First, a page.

22 October 2016

31 Days of Horror Day 22: The Dark Stranger 2015 - REVIEW

With the popularity of shows like The Walking Dead growing and growing, there has been a resurgence of interest in graphic novels. People who have never had any interest in comics are now picking them up on a regular basis and drooling at the thought of the next big release. Of course there are those dedicated fans of comics that camp out in front of stores for hours to get the latest issue of their favorite comic.

The film centers on Leah (Katie Findlay), a talented young artist who is recovering from a recent traumatic event and afraid to leave her own home. While recovering, her father (Enrico Colantoni) is visited by a suspicious art curator (Stephen McHattie) looking into her family’s past. As part of her therapy, she begins drawing a graphic novel in which an ominous Dark Stranger pursues a lonely girl doll, across a foreboding fairy tale landscape. As the work on the novel progresses, Leah begins to see the Dark Stranger in real life. At first, she isn’t sure if she is completely losing her mind, or if the Stranger is a deadly supernatural force, trying to destroy her.

Delving into the mind of a mentally disturbed person is a challenging task yet director Chris Trebilcock makes it look easy. The time he spends developing the character of Leah makes it possible for viewers to connect with her Findlay brings it all together with a stunning performance. Colantoni also does a stellar job portraying Leah's devoted father. He brings a genuine quality to the character that comes through in every scene. He is believable as a father trying to deal with death of his wife while simultaneously trying to keep his family from falling apart. Is it necessary for me to even discuss the greatness that is McHattie? Does he not shine in everything he does? I may be a little biased though since he's been one of my favorite actors for many years.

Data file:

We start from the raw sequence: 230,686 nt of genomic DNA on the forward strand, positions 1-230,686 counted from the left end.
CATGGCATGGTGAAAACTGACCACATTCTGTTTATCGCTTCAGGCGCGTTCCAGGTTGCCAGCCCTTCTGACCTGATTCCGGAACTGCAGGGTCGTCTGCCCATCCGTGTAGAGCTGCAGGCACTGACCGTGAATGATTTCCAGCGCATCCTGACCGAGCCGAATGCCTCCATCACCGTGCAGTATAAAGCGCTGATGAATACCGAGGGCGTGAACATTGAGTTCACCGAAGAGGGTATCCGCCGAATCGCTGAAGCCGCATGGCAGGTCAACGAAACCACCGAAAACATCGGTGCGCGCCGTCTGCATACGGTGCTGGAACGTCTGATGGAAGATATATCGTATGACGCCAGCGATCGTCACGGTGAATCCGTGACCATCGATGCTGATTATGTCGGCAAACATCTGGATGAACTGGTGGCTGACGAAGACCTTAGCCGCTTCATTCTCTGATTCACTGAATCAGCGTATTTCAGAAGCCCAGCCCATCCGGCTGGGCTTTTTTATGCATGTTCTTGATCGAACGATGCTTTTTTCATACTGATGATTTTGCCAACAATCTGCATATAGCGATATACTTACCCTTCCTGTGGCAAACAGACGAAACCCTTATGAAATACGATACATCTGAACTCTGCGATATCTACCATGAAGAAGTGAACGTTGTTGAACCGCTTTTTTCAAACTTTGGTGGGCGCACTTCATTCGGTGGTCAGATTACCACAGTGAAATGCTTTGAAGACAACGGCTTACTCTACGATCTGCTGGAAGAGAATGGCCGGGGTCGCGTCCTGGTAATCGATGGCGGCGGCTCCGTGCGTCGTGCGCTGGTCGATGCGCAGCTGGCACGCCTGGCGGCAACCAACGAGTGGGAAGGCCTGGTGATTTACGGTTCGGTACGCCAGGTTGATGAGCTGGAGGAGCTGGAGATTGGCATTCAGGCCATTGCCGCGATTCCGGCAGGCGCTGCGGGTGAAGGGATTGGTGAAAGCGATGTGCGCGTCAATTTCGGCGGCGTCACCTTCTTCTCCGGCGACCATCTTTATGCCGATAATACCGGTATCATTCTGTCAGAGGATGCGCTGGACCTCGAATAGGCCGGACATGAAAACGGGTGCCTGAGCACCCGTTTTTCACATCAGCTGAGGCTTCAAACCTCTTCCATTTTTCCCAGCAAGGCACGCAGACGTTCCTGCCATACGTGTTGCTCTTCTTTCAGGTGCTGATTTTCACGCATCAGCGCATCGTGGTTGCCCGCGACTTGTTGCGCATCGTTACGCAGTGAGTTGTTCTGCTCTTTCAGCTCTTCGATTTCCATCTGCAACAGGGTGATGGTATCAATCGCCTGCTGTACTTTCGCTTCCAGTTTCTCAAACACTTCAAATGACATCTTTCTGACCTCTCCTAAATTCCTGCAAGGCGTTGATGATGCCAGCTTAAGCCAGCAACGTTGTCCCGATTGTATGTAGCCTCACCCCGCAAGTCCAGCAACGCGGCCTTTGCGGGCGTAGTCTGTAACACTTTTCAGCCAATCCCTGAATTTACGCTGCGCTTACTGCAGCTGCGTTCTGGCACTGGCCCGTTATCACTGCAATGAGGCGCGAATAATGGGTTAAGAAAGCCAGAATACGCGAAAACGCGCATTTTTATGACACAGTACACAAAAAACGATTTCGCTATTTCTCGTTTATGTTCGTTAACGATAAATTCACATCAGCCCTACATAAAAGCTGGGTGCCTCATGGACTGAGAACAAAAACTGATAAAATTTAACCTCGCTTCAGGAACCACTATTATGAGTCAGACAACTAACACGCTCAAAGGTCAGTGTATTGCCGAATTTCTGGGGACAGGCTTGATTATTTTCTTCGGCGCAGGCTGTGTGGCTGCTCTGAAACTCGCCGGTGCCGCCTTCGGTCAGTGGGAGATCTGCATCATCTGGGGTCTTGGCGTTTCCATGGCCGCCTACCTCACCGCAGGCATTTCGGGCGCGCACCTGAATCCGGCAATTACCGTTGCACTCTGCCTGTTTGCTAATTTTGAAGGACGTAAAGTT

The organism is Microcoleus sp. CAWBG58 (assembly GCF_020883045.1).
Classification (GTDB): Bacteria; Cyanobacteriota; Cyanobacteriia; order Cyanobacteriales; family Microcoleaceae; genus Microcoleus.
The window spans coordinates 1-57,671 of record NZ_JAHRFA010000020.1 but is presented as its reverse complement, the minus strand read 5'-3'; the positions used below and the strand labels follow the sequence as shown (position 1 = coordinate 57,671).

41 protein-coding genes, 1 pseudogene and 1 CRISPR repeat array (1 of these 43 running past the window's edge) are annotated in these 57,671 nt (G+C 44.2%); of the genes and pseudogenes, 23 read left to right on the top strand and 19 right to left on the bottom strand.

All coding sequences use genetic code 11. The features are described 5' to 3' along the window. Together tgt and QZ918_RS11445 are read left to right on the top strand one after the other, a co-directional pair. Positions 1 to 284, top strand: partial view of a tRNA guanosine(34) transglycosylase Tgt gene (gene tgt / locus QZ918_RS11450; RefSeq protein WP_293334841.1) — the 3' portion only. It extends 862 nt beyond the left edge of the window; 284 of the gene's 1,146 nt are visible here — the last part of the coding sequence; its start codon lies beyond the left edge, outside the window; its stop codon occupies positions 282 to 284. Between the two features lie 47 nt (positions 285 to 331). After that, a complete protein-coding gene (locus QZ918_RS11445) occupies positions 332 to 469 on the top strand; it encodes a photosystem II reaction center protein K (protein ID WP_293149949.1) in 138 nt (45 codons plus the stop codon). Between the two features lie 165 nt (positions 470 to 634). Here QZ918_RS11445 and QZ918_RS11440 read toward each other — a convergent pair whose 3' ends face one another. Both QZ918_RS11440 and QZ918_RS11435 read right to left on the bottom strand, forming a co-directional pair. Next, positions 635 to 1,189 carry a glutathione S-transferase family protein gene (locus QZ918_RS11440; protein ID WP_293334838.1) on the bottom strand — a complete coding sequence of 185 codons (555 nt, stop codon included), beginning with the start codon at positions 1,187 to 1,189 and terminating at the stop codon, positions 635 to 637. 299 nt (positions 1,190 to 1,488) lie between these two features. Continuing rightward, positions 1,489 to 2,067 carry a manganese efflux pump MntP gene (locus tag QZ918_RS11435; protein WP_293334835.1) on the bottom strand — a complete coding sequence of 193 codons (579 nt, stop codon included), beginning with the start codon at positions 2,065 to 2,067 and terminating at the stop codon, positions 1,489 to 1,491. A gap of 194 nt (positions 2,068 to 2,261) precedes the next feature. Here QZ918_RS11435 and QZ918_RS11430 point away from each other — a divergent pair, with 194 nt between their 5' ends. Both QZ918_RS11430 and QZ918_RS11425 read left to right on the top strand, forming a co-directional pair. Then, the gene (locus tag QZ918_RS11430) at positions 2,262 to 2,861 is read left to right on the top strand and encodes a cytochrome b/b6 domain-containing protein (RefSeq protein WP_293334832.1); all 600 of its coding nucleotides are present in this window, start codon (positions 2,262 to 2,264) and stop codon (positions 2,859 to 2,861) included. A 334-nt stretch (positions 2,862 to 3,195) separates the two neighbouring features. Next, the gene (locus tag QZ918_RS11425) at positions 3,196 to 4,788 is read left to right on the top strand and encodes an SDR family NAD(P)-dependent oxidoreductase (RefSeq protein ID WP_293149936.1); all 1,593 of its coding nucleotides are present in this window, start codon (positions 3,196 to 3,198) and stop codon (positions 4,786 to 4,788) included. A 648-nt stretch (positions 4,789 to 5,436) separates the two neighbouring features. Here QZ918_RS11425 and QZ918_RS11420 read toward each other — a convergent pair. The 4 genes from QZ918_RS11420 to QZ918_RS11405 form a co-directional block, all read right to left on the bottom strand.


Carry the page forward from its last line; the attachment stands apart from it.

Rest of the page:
The artwork throughout the film is pretty phenomenal and the juxtaposition from reality to come flows extremely well. While The Dark Stranger isn't particularly scary, there are some moments where a well inserted "DUN" might get you. There are a couple of issues I have with the film. There is no buffer between "everything is fine" and "shit just hit the fan". So when it comes time for the plot twist to be revealed, it feels rushed. From that point on, the film loses it's footing a bit. After spending so much time developing an intense, well rounded story, the "final showdown" is over before you know it. Lastly the backdrop for the scenes where fantasy meets reality is a little cheesy and ends up looking more high school play than feature film. Regardless, I would recommend The Dark Stranger to anyone who enjoys a good suspenseful movie. It's a solid addition to the thriller genre.

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